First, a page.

DOH NEWS RELEASE: HAWAII RANKS FIRST FOR HEALTH IN THE NATION BUT STATE DATA SHOWS AREAS OF CONCERN
...Recent health improvements in Hawaii described in the report include a 4 percent decrease in drug-related deaths over the last two years, and a 38 percent increase in vaccination against human papilloma virus (HPV) among girls 13 to 17 years old in the last year. Hawaii also has low percentage of population without insurance with only 5 percent (or about 1 in 20 people) lacking health insurance, compared with over 10 percent nationally.
While Hawaii has fared well compared to other states, the report is limited by available data, such as low screening rates for some health conditions. According to the report, diabetes is said to have decreased by 13 percent over the last year, however the data reflects only diagnosed cases of diabetes. When including undiagnosed diabetes and prediabetes, it is estimated that more than half (54 percent) of Hawaii’s population has type 2 diabetes or prediabetes.
“We are only now beginning to understand the pervasiveness of type 2 diabetes in our state,” said Lola Irvin, Administrator for the Chronic Disease Prevention and Health Promotion Division.
“As we improve screening rates, we expect to see a sharp increase in the number of people living with diabetes and prediabetes.”
Highlights of Hawaii’s health ranking include a low prevalence of obesity at 23 percent compared with 30 percent nationally. However, when including those who are overweight, more than half of Hawaii’s adult population (57 percent) is overweight or obese. Obesity is associated with a higher risk of preventable chronic disease, including type 2 diabetes. Among some population groups, Hawaii data shows a high correlation between obesity rates and diagnosed diabetes and prediabetes rates, with Native Hawaiians and Other Pacific Islanders (NHOPI) and Filipinos having the highest rates. More than 61% of Hawaii adults—or 3 in 5—are living with at least one chronic disease or condition such as diabetes, heart disease or cancer....
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2016 Annual Report: Years of Positive Health Gains in the United States Threatened by Rise in Cardiovascular and Drug Deaths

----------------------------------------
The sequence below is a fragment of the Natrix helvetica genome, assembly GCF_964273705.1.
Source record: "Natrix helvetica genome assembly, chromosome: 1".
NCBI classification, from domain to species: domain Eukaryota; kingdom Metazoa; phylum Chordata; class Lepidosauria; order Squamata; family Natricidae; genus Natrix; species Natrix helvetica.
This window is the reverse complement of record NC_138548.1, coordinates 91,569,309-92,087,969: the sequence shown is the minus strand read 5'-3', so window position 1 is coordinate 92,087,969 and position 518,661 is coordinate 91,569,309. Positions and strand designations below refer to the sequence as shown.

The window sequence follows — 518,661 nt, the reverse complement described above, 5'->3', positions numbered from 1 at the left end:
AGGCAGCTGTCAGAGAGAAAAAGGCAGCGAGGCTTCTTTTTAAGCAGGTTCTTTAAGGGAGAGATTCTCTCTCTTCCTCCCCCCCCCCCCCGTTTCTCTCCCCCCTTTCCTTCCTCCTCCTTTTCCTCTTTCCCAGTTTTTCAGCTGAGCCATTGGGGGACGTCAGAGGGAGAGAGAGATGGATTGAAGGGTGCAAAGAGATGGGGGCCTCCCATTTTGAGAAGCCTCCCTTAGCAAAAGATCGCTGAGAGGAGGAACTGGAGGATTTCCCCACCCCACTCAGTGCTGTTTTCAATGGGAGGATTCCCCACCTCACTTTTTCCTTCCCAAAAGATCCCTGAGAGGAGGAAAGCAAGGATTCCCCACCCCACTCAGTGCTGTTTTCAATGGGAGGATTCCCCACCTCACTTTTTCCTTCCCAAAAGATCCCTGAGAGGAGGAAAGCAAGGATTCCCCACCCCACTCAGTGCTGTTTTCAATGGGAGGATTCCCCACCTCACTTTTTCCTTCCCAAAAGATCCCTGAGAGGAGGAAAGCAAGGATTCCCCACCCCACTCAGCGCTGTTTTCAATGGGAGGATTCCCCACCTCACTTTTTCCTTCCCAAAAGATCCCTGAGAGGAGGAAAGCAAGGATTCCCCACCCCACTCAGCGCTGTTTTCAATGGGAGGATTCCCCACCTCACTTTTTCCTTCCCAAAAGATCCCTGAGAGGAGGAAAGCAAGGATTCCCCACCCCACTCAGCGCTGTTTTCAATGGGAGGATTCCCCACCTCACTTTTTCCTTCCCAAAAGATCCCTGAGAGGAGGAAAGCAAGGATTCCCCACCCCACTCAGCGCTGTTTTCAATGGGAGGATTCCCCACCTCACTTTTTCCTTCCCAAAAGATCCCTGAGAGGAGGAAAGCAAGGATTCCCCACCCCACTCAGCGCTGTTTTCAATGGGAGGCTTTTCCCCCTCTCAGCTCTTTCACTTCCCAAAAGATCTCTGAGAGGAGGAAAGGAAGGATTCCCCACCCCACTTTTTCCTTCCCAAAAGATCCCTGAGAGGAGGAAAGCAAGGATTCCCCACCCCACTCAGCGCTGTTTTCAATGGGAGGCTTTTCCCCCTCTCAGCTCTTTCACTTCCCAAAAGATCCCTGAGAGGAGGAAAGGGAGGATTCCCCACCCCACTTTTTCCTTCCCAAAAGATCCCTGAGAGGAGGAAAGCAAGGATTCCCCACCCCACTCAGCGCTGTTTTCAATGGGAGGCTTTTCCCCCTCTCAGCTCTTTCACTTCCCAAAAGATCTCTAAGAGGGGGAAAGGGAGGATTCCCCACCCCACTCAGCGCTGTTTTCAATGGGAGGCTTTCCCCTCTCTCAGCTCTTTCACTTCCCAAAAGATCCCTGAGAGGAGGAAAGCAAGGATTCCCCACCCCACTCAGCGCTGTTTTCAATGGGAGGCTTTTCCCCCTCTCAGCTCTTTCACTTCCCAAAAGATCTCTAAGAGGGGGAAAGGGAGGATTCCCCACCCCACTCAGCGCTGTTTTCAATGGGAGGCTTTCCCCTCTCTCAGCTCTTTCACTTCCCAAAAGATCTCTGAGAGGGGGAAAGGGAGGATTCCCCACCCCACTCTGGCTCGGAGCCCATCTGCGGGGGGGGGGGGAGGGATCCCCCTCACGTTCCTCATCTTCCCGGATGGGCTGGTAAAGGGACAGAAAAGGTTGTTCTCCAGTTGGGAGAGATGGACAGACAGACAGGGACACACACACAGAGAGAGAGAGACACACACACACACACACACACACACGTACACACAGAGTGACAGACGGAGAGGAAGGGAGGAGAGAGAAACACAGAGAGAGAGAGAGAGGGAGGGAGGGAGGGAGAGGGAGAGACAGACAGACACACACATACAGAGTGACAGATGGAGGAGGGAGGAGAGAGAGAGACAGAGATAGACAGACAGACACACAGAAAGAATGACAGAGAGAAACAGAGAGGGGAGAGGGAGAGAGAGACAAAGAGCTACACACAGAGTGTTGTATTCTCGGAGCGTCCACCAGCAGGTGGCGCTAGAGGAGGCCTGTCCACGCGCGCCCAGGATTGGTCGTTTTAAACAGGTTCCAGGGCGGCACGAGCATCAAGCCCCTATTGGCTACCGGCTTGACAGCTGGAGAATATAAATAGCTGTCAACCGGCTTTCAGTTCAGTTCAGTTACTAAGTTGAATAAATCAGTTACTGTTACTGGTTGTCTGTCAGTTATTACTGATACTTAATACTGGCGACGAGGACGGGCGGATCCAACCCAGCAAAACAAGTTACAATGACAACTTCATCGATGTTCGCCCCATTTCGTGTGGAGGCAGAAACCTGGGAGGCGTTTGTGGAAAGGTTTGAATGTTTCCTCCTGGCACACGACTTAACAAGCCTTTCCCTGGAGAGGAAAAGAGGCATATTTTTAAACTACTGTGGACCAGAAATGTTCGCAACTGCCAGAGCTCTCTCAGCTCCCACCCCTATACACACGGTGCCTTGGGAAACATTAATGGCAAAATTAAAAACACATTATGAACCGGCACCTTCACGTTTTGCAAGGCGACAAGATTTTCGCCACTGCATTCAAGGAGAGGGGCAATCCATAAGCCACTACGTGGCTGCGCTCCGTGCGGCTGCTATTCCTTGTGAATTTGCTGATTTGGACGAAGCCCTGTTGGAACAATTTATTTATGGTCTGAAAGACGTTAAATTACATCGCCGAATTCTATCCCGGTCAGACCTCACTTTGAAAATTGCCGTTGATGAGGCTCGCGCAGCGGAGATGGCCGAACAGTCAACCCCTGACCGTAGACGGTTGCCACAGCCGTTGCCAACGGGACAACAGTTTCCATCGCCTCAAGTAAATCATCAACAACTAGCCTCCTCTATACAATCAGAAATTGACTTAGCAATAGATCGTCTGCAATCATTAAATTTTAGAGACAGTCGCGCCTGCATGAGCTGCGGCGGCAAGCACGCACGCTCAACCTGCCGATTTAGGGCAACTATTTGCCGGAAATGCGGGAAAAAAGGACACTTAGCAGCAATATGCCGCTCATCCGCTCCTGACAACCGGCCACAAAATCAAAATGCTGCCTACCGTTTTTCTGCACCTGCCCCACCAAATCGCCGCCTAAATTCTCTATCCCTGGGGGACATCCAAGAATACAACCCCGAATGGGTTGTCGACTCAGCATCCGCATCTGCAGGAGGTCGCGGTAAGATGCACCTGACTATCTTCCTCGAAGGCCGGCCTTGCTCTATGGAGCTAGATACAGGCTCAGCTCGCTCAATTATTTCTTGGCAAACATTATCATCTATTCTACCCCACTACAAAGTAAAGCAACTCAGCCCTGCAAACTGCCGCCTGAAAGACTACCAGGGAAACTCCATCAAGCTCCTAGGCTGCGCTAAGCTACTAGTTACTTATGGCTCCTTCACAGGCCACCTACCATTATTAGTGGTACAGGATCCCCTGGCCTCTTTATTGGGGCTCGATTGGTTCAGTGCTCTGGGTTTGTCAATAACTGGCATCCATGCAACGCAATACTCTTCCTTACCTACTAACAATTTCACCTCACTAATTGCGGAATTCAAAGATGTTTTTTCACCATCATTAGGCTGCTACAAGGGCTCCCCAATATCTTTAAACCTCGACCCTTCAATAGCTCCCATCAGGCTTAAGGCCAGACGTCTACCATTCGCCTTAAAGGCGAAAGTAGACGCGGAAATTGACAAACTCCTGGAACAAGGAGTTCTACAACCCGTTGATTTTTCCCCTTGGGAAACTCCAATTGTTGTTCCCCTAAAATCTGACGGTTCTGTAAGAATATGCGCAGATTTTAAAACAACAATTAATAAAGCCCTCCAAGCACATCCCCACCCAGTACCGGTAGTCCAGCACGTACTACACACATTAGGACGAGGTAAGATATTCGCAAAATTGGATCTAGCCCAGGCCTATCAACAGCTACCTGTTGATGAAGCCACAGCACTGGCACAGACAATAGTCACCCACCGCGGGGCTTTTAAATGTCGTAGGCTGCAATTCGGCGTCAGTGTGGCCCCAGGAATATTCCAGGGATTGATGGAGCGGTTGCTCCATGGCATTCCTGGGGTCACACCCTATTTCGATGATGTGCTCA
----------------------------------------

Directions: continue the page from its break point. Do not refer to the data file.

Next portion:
Notable long-term improvements in reducing the prevalence of smoking, rate of preventable hospitalizations among Medicare beneficiaries, and percentage of uninsured population
Prevalence of obesity among adult population remains high, and rising rates of cardiovascular and drug deaths signal serious health challenges
Hawaii ranks as nation’s healthiest state for the fifth straight year
From America’s Health Rankings
MINNETONKA, Minn. (Dec. 15, 2016) – The nation’s health is seeing concerning upticks in key health indicators that threaten to offset years of public health successes, according to the key findings in United Health Foundation’s 27th America’s Health Rankings Annual Report®.
Through an analysis of 34 measures of behaviors, community and environment, policies and clinical care data, America’s Health Rankings Annual Report provides a holistic view of the nation’s health.
U.S. Sees Long-Term Improvements against Public Health Challenges Including Smoking, Preventable Hospitalizations and Rate of Uninsured
The report finds that the United States has made notable long-term improvements across key health indicators, including:
A reduction in the prevalence of smoking among adults. Since 1990, smoking among adults has decreased by 41 percent – including a 17 percent decrease in the last four years.
Preventable hospitalizations have declined by 35 percent over the past decade, and achieved a 13 percent decline in the past year alone.